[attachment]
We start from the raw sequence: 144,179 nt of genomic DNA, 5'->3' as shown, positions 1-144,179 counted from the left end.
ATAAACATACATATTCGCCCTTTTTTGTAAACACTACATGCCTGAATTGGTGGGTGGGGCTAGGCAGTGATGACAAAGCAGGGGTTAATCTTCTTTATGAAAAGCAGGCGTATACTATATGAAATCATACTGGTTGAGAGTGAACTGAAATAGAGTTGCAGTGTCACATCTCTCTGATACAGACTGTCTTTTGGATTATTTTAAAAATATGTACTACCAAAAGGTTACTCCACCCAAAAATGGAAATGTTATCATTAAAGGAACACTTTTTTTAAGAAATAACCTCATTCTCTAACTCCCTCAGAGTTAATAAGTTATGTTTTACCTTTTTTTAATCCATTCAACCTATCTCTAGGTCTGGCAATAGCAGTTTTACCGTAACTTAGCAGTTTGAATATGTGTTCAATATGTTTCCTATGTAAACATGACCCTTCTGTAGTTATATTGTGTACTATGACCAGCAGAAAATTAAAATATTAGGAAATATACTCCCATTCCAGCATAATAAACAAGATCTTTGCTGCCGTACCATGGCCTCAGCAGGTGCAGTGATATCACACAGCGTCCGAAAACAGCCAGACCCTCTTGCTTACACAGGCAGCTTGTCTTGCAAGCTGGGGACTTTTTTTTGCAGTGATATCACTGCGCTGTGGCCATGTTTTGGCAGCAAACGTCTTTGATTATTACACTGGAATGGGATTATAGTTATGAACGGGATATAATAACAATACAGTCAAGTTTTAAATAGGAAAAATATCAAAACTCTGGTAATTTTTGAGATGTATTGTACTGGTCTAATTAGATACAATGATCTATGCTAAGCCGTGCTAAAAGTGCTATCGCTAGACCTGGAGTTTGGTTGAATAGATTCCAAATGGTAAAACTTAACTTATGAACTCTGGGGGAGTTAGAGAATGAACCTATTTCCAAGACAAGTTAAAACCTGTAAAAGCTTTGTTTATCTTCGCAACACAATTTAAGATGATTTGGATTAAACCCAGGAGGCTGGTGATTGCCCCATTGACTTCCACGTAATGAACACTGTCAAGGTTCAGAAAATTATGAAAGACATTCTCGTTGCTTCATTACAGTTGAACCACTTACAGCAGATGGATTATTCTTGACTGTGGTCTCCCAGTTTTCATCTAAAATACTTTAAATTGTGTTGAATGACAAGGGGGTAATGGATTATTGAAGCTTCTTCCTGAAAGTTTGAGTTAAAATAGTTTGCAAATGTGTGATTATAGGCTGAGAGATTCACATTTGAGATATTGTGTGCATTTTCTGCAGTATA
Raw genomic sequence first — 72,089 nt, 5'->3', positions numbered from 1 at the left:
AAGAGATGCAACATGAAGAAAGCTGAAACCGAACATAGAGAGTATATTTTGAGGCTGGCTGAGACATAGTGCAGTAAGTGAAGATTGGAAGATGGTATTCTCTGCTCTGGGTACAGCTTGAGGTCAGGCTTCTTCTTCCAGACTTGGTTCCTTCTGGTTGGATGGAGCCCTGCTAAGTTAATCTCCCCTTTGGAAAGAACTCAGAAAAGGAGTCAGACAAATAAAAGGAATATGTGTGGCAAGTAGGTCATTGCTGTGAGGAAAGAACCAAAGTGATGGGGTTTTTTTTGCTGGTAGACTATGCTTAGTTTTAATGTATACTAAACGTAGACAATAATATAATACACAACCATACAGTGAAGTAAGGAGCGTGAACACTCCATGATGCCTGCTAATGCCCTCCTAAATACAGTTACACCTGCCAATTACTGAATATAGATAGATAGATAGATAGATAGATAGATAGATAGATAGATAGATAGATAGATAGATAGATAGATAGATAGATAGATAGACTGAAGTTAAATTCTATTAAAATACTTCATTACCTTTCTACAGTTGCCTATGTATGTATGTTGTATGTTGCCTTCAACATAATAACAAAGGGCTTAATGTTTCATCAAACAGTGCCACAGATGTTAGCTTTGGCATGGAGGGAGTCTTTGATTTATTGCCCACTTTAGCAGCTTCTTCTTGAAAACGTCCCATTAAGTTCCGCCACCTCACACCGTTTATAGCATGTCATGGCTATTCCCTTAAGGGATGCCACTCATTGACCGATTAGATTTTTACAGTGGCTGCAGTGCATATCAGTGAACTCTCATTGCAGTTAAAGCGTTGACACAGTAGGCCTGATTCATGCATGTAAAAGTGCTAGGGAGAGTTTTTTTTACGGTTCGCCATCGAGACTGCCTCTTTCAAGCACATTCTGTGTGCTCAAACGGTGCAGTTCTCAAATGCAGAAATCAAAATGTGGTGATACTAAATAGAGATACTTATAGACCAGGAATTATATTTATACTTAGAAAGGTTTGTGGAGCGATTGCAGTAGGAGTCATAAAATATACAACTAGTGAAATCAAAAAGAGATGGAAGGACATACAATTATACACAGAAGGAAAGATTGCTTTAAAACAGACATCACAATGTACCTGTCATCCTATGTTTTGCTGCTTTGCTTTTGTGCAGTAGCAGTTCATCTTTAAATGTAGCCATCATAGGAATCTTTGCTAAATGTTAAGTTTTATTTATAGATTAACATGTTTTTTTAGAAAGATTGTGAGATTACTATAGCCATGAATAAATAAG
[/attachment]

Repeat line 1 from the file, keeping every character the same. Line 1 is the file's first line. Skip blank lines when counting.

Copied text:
We start from the raw sequence: 144,179 nt of genomic DNA, 5'->3' as shown, positions 1-144,179 counted from the left end.